Major Bob Cypher, U.S. Marine Corps Reserve (Retired)
The best is the USS United States. There is a tie for worst: USS John P. Murtha (LPD-26) and the future USS Ted Stevens (DDG-128). It is bad enough we name ships after hack politicians, but to name ships after one who escaped conviction by the skin of his teeth (Murtha—Abscam) and another who died shortly after being convicted (later vacated) for corruption and who had no connection with the Sea Services is a travesty.
Commander Michael W. Winkler, U.S. Navy Reserve (Retired)
The USS Firebolt’s (PC-10) name exemplifies her motto, “Charge Hard, Strike Fast.” In defending the Khor Al Amaya Oil Terminal against a suicide attack by multiple dhows in April 2004, three sailors were lost including the only Coast Guardsman lost in action since Vietnam.
Captain Robert J. Terhune, U.S. Navy (Retired)
The best was the USS Implicit. The “Mighty I” was a fantastic ship with great officers and crews. As a Naval Reserve Force ship in the 1980s and early 1990s, she was based in Tacoma, Washington, as the flagship of Mine Division Five One. While the name Implicit does not inspire, the actions of the ship and her crew do.
Charles P. Hall
Names of ships that had the best luck: Enterprise, Ranger, and Saratoga. The one with the worst: Princeton. The first had largest gun in the fleet explode, the second was sunk at the Battle of the Philippine Sea, and the tird struck a mine in the Persian Gulf.
Chief Petty Officer John Duffy, U.S. Navy (Retired)
The best ship names were the USS Towers (DDG-9) and the USS Reeves (CG-24), both named after great proponents of naval air power and my first and third ships, respectively.
When I think of the essence of our country, I think of “independence, freedom, liberty,” all of which have been names of U.S. Navy ships. But the greatest name of all is Constitution, for it institutionalizes all of these in our democracy and gives us our greatest, most historic ship!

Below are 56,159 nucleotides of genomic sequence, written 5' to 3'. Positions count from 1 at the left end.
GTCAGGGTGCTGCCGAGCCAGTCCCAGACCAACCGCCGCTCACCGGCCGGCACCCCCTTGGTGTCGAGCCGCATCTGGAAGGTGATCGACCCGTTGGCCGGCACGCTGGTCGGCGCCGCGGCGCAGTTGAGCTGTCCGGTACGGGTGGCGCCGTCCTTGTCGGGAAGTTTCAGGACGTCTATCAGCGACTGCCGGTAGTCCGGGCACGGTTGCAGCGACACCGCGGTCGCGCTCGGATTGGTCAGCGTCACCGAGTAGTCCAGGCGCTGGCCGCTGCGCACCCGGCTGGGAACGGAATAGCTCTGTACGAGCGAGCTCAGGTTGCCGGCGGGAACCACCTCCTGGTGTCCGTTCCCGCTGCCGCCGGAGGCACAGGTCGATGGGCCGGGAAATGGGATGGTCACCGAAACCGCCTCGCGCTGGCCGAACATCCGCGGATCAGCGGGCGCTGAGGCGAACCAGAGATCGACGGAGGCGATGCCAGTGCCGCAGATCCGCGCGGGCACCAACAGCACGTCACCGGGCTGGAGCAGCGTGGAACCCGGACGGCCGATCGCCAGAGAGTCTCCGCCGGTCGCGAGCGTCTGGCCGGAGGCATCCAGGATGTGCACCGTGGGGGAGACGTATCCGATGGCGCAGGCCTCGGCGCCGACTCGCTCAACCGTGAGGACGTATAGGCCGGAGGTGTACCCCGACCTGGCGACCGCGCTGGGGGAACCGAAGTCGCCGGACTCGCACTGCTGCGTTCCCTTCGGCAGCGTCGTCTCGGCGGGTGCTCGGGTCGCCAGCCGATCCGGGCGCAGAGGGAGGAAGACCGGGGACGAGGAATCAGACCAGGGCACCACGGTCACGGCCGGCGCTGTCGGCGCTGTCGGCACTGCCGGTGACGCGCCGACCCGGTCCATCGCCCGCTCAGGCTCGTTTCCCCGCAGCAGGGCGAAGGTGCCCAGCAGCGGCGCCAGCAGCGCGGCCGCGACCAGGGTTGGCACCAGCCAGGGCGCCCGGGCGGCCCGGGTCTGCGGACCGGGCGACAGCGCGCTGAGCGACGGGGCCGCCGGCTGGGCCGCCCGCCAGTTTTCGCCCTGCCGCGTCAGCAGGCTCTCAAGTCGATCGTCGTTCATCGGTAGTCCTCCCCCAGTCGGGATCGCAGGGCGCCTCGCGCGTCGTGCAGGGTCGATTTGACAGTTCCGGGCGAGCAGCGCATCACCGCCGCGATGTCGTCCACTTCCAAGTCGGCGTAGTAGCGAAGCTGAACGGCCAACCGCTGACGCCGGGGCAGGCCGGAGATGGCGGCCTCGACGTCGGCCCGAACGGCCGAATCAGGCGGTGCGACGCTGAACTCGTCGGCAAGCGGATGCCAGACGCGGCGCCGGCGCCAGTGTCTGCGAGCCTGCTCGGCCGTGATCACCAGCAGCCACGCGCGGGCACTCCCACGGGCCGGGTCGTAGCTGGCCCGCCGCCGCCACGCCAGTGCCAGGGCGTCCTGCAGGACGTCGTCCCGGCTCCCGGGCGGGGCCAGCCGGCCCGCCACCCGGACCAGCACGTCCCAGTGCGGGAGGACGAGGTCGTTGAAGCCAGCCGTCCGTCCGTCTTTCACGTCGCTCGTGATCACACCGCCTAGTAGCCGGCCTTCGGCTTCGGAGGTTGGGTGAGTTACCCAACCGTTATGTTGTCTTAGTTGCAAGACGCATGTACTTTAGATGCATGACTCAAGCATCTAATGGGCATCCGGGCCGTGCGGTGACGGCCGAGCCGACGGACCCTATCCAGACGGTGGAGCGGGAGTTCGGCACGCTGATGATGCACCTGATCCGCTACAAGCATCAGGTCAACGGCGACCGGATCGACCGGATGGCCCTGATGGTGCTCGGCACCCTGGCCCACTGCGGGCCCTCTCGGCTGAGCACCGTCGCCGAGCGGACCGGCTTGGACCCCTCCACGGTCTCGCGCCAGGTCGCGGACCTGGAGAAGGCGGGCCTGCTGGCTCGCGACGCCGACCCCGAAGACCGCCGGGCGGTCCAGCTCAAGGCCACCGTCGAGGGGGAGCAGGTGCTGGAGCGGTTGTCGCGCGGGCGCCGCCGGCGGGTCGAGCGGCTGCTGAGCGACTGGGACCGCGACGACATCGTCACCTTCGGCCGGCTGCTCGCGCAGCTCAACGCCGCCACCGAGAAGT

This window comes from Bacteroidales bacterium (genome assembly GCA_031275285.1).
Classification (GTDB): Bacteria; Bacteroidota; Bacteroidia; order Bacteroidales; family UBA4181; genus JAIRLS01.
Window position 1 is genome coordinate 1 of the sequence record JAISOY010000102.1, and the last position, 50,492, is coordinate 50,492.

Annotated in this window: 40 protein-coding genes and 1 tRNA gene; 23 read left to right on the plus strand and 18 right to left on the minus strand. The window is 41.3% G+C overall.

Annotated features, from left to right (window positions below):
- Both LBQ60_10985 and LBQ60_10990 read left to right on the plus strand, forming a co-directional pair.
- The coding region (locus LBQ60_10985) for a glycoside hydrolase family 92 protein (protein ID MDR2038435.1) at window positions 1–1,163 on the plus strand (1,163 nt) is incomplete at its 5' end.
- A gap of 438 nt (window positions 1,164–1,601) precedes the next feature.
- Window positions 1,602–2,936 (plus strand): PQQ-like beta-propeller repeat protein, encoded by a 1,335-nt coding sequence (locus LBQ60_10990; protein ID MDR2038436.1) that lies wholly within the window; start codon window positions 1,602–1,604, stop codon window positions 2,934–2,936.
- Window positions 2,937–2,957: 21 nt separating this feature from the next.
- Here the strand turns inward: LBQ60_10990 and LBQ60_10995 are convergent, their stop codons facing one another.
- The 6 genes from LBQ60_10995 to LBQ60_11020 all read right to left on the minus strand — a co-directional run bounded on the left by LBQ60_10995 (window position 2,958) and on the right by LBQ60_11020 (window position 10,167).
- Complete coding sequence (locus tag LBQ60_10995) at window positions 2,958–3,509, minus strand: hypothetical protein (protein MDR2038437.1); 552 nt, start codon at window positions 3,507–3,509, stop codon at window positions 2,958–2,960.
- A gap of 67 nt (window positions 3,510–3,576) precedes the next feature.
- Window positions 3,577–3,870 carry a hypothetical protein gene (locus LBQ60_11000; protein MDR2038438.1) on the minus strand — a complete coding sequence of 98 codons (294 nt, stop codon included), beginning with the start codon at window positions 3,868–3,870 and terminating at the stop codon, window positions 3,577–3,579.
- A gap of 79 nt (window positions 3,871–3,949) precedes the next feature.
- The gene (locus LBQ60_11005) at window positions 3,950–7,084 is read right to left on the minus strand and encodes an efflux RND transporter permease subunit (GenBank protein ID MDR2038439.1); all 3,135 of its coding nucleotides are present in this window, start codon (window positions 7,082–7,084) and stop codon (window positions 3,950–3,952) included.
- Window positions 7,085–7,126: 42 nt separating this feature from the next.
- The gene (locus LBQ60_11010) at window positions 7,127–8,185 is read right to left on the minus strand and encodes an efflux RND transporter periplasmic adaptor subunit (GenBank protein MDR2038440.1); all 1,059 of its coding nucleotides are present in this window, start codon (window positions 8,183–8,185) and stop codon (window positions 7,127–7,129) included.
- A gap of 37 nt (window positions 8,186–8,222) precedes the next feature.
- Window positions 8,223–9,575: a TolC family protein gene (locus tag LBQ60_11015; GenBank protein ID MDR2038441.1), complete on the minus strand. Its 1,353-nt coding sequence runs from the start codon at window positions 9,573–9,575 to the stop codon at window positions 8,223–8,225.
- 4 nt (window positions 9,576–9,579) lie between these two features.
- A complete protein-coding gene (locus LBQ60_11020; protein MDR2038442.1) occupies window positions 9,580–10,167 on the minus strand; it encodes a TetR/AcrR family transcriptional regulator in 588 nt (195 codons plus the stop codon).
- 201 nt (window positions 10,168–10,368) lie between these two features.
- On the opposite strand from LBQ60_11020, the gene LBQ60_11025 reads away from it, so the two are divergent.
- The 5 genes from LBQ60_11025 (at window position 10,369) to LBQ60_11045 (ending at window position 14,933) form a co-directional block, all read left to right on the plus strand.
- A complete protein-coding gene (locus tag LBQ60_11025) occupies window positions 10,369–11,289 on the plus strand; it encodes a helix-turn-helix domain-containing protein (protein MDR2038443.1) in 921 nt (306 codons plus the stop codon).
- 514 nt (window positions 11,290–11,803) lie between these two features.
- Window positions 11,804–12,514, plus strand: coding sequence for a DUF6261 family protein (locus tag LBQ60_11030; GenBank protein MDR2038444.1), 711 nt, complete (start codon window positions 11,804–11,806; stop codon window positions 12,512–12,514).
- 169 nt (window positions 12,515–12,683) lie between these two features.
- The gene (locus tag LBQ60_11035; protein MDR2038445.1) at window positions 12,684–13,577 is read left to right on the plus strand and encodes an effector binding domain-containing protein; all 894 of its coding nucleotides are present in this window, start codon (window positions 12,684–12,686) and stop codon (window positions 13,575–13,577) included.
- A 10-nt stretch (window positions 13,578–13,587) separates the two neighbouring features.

The best name is the USS Constitution, named for our founding document that sets forth the moral values, ethical principles, and high ideals upon which our society is based. The worst names are the SSBNs Robert E. Lee and Stonewall Jackson. Did they forget Benedict Arnold?
Captain William L. Rudich, U.S. Navy (Retired)
The worst ship names are those named for politicians. We have alternatives. There are genuine Navy and Marine Corps heroes who were awarded the Medal of Honor, Navy Cross, Silver Star, etc., and traditional names such as Wasp, Ranger, and Hornet that celebrate our history. Use them and steer clear of politics.
Henry A. Kyle III
The best is the USS Enterprise (CV-6), because she was the most decorated warship of World War II, earning 20 Battle Stars—three more than any other ship. In addition, Enterprise was awarded the Presidential Unit Citation and the Navy Unit Commendation, becoming the only carrier awarded both for World War II service. The worst U.S. Navy ship name does not exist!
Lieutenant Bill Hart, U.S. Navy (Retired)
Aside from any ship named for a living or dead politician, the worst are all four USS Montereys—misspelled. As noted on the latest Monterey (CG-61) official website and reflected by images in her shield, she is named for the 1846 Battle of Monterrey.